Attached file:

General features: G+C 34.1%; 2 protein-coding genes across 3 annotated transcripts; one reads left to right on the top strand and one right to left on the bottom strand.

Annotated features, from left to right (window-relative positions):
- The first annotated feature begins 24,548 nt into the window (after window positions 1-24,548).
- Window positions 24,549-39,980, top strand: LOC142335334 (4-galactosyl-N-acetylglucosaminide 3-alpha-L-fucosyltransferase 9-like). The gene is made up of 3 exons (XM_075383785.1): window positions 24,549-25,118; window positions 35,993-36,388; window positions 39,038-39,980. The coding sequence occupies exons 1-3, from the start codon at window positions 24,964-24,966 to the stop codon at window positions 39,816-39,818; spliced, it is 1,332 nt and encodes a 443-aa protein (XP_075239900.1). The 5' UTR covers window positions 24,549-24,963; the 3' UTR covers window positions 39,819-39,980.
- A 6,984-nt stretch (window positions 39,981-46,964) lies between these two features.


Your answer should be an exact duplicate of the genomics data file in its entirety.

General features: G+C 34.1%; 2 protein-coding genes across 3 annotated transcripts; one reads left to right on the top strand and one right to left on the bottom strand.

Annotated features, from left to right (window-relative positions):
- The first annotated feature begins 24,548 nt into the window (after window positions 1-24,548).
- Window positions 24,549-39,980, top strand: LOC142335334 (4-galactosyl-N-acetylglucosaminide 3-alpha-L-fucosyltransferase 9-like). The gene is made up of 3 exons (XM_075383785.1): window positions 24,549-25,118; window positions 35,993-36,388; window positions 39,038-39,980. The coding sequence occupies exons 1-3, from the start codon at window positions 24,964-24,966 to the stop codon at window positions 39,816-39,818; spliced, it is 1,332 nt and encodes a 443-aa protein (XP_075239900.1). The 5' UTR covers window positions 24,549-24,963; the 3' UTR covers window positions 39,819-39,980.
- A 6,984-nt stretch (window positions 39,981-46,964) lies between these two features.